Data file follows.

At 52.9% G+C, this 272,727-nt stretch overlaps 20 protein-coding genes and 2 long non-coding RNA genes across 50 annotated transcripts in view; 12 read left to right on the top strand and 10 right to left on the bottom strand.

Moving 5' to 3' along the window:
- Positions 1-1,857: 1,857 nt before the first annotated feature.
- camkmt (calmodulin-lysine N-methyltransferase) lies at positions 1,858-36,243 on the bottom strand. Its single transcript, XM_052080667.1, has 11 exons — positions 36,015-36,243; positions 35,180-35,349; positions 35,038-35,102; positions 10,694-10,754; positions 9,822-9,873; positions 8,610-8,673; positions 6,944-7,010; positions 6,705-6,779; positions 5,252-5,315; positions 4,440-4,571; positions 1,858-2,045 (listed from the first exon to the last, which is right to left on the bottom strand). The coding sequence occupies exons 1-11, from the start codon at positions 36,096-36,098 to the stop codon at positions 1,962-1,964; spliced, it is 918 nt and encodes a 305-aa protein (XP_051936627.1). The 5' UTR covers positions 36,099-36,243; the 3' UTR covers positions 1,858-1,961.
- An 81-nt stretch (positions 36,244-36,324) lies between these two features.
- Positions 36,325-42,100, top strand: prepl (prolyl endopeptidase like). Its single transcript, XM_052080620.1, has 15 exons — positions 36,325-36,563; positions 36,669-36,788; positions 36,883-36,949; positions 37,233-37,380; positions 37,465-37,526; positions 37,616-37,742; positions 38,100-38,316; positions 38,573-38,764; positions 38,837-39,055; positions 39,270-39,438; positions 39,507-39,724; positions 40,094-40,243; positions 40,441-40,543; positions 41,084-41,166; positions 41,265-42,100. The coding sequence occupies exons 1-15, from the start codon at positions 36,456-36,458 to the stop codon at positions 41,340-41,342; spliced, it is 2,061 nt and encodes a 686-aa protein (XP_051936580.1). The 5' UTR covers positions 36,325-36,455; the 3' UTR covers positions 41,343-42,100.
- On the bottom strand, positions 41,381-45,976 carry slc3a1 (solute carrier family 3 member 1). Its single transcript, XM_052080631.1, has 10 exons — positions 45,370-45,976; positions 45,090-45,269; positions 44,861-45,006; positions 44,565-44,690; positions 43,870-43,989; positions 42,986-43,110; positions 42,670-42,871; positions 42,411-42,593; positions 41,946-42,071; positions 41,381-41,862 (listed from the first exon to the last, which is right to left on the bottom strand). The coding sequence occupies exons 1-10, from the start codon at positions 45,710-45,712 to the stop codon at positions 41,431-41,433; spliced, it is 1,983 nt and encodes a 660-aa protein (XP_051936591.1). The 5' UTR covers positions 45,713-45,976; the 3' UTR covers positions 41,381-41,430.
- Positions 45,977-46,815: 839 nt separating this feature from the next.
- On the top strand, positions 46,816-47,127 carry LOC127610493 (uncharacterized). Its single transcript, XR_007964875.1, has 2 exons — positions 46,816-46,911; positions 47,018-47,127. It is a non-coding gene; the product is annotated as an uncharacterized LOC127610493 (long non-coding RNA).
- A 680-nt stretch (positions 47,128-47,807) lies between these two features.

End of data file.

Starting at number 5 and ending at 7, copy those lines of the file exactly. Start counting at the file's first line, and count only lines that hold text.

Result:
- An 81-nt stretch (positions 36,244-36,324) lies between these two features.
- Positions 36,325-42,100, top strand: prepl (prolyl endopeptidase like). Its single transcript, XM_052080620.1, has 15 exons — positions 36,325-36,563; positions 36,669-36,788; positions 36,883-36,949; positions 37,233-37,380; positions 37,465-37,526; positions 37,616-37,742; positions 38,100-38,316; positions 38,573-38,764; positions 38,837-39,055; positions 39,270-39,438; positions 39,507-39,724; positions 40,094-40,243; positions 40,441-40,543; positions 41,084-41,166; positions 41,265-42,100. The coding sequence occupies exons 1-15, from the start codon at positions 36,456-36,458 to the stop codon at positions 41,340-41,342; spliced, it is 2,061 nt and encodes a 686-aa protein (XP_051936580.1). The 5' UTR covers positions 36,325-36,455; the 3' UTR covers positions 41,343-42,100.
- On the bottom strand, positions 41,381-45,976 carry slc3a1 (solute carrier family 3 member 1). Its single transcript, XM_052080631.1, has 10 exons — positions 45,370-45,976; positions 45,090-45,269; positions 44,861-45,006; positions 44,565-44,690; positions 43,870-43,989; positions 42,986-43,110; positions 42,670-42,871; positions 42,411-42,593; positions 41,946-42,071; positions 41,381-41,862 (listed from the first exon to the last, which is right to left on the bottom strand). The coding sequence occupies exons 1-10, from the start codon at positions 45,710-45,712 to the stop codon at positions 41,431-41,433; spliced, it is 1,983 nt and encodes a 660-aa protein (XP_051936591.1). The 5' UTR covers positions 45,713-45,976; the 3' UTR covers positions 41,381-41,430.